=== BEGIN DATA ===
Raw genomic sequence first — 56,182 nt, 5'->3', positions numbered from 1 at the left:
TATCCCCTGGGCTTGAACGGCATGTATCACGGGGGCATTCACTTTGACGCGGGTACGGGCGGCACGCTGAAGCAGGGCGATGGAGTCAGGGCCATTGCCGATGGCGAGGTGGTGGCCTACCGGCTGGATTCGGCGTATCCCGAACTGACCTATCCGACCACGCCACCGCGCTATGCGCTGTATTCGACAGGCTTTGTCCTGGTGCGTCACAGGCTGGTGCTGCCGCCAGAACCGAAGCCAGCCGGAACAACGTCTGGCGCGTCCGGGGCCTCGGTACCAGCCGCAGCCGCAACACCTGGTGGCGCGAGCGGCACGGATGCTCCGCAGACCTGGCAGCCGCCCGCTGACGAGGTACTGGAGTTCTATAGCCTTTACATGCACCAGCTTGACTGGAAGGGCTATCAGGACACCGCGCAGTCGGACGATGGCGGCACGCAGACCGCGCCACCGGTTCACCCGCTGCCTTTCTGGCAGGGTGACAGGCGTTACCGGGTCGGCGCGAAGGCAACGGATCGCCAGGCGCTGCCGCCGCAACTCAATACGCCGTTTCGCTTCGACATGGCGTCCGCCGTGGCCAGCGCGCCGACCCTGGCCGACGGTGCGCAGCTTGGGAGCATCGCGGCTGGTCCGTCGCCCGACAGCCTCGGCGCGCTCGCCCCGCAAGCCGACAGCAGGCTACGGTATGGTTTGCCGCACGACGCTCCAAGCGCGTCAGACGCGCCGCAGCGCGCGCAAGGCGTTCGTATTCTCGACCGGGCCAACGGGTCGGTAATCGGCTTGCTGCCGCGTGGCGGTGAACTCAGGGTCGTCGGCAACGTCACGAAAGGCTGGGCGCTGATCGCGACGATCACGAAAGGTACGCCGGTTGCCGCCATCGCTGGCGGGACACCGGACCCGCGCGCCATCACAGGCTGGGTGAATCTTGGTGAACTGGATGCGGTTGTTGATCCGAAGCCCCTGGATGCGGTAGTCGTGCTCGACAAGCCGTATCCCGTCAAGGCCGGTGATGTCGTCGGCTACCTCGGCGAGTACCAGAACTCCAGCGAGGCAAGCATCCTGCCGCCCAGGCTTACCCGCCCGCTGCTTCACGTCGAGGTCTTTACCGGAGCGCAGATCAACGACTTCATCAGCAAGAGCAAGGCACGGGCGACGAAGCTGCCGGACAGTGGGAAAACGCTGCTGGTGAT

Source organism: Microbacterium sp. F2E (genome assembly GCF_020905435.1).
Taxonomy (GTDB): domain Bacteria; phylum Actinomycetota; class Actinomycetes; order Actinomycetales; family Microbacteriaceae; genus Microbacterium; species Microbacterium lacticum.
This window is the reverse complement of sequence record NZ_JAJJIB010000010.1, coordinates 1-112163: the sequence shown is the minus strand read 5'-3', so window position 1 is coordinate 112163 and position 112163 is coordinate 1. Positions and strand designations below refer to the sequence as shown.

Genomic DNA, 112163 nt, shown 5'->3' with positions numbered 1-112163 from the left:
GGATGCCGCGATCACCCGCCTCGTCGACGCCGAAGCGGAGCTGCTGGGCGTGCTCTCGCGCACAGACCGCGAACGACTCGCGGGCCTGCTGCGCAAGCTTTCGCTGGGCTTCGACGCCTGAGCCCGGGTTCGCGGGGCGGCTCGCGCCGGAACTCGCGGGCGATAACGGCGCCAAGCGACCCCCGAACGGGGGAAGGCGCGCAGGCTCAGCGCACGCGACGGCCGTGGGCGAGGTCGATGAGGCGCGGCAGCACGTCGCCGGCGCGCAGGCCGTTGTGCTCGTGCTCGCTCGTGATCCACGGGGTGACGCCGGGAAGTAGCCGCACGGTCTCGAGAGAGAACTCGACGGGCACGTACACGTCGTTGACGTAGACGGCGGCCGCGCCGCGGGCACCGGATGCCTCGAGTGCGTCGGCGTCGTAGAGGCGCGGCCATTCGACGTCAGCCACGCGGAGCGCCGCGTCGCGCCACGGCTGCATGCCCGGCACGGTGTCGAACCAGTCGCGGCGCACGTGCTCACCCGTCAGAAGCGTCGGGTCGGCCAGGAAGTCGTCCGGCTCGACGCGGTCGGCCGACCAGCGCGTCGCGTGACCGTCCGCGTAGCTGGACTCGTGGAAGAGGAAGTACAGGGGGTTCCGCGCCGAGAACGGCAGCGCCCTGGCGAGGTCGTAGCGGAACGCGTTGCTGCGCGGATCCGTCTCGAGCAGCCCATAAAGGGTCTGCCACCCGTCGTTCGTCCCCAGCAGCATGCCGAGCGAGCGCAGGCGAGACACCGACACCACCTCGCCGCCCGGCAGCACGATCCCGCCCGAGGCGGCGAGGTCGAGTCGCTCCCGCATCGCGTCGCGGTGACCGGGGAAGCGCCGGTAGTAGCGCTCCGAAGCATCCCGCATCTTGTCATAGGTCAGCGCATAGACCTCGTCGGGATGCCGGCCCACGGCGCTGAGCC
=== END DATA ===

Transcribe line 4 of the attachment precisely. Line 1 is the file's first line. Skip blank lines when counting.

Taxonomy (GTDB): domain Bacteria; phylum Actinomycetota; class Actinomycetes; order Actinomycetales; family Microbacteriaceae; genus Microbacterium; species Microbacterium lacticum.